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Monitoring the recovery of exploited deep-water species

Several deep-water species have suffered stock collapse as a result of commercial exploitation. ICES has advised a zero catch for orange roughy since 2004 and for Portuguese dogfish and leafscale gulper shark since 2005. These species began to be exploited in the early 1990s, and by the end of the decade they had already declined strongly in abundance. Some of these deep-sea fisheries continue, and these species continue to be caught, albeit as un-recorded discards. Fisheries-independent surveys would provide a means to assess their current status and stock development into the future. This project will monitor the recovery of exploited deep-water species following the decline of the deep-water fisheries in Irish waters.

The data will be collected in 2019 and 2020 by extending the depth range of the existing Irish Anglerfish and Megrim Survey series, which takes place in the first quarter of the year and covers the continental shelf up to 1000m. In order to obtain additional information on the selected deep-water species, the sampling depth on this survey needs to be expanded to at least 1500m. It is estimated that three days of additional days-at-sea will be required to complete the additional sampling.

The proposed approach is much more cost-effective than a stand-alone deep-water survey. The costs will be greatly reduced in terms of mobilising and demobilising the fishing gear and scientific equipment (typically 2 days per survey) and steaming time (typically 3 or 4 days for a deep-water survey). Additionally the risk of downtime due to weather or mechanical problems can be managed more efficiently on longer surveys. Marine Scotland has conducted a deep-water trawl survey most years since 1998. The Marine Institute extended this into Irish waters during the years 2006 to 2009. The renewed Irish sampling will again be closely coordinated with Marine Scotland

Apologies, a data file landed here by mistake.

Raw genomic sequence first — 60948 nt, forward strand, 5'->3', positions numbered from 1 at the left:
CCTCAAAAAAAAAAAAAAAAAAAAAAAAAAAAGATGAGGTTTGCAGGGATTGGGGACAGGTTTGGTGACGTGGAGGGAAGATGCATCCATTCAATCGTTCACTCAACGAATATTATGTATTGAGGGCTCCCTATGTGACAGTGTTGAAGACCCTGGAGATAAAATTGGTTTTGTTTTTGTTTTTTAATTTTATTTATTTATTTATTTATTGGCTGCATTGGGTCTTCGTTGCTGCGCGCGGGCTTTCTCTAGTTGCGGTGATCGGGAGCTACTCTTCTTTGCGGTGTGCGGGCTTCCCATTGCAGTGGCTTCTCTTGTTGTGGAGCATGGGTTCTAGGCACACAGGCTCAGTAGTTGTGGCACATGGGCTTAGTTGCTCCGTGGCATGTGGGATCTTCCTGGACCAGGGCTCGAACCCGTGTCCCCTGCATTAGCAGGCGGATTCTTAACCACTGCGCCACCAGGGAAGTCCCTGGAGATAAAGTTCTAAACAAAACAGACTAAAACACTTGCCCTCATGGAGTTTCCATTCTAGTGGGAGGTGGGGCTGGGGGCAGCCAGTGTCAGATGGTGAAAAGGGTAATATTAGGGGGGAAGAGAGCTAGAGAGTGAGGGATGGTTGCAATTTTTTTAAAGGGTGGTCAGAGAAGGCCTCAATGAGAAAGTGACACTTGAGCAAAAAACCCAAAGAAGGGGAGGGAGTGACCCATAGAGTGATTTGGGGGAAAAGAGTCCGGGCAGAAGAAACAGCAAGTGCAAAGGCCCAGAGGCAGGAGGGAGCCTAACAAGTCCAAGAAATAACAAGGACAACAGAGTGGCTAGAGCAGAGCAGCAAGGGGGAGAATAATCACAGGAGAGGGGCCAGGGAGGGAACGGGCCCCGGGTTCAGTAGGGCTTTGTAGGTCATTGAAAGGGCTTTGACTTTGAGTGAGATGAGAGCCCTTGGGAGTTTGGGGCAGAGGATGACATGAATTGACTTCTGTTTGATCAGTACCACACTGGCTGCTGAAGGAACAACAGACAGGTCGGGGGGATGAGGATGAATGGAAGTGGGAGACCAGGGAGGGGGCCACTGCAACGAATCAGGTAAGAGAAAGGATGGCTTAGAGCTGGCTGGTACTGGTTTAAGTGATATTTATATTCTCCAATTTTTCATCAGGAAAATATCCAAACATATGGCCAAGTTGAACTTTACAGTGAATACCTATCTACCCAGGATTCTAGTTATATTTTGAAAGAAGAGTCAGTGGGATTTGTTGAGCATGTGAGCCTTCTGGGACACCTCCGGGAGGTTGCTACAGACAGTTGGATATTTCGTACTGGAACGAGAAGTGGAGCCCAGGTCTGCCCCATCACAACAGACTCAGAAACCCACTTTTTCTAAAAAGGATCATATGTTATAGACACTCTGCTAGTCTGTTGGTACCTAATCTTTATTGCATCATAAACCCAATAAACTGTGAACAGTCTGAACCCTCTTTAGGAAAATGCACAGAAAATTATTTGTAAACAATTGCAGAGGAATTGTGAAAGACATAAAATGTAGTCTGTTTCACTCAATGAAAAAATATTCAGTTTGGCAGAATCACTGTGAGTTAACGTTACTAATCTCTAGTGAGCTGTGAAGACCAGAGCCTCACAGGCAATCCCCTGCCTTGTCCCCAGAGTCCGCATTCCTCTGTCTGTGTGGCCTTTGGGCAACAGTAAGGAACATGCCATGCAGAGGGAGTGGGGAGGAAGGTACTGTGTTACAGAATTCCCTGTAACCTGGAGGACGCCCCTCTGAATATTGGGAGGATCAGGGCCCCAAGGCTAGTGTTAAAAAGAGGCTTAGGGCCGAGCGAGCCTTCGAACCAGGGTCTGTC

The project will be run in 2019 and 2021

Project Outputs:
  1. Data on the relative abundance, size composition and spatial and depth distribution of deep-water species. Data on the biodiversity of fish assemblages. These data sets will expand on the existing 2006 to 2009 deep-water survey time-series.
  2. Survey reports, Input to ICES WGEF and WGDEEP assessments of stock status. 
  3. Improved ICES advice for these species being provided to the EU, NEAFC and OSPAR based on fisheries-independent survey data. 


Expected Benefit:
  1. Fisheries independent monitoring programme to assess the current status of overexploited deepwater stocks and their stock development into the future.
  2. Improved assessments on deep water fish stocks to support MSFD and CFP implementation.
Further Information:
Contact Hans Gerritsen at
Project Cost - Actual
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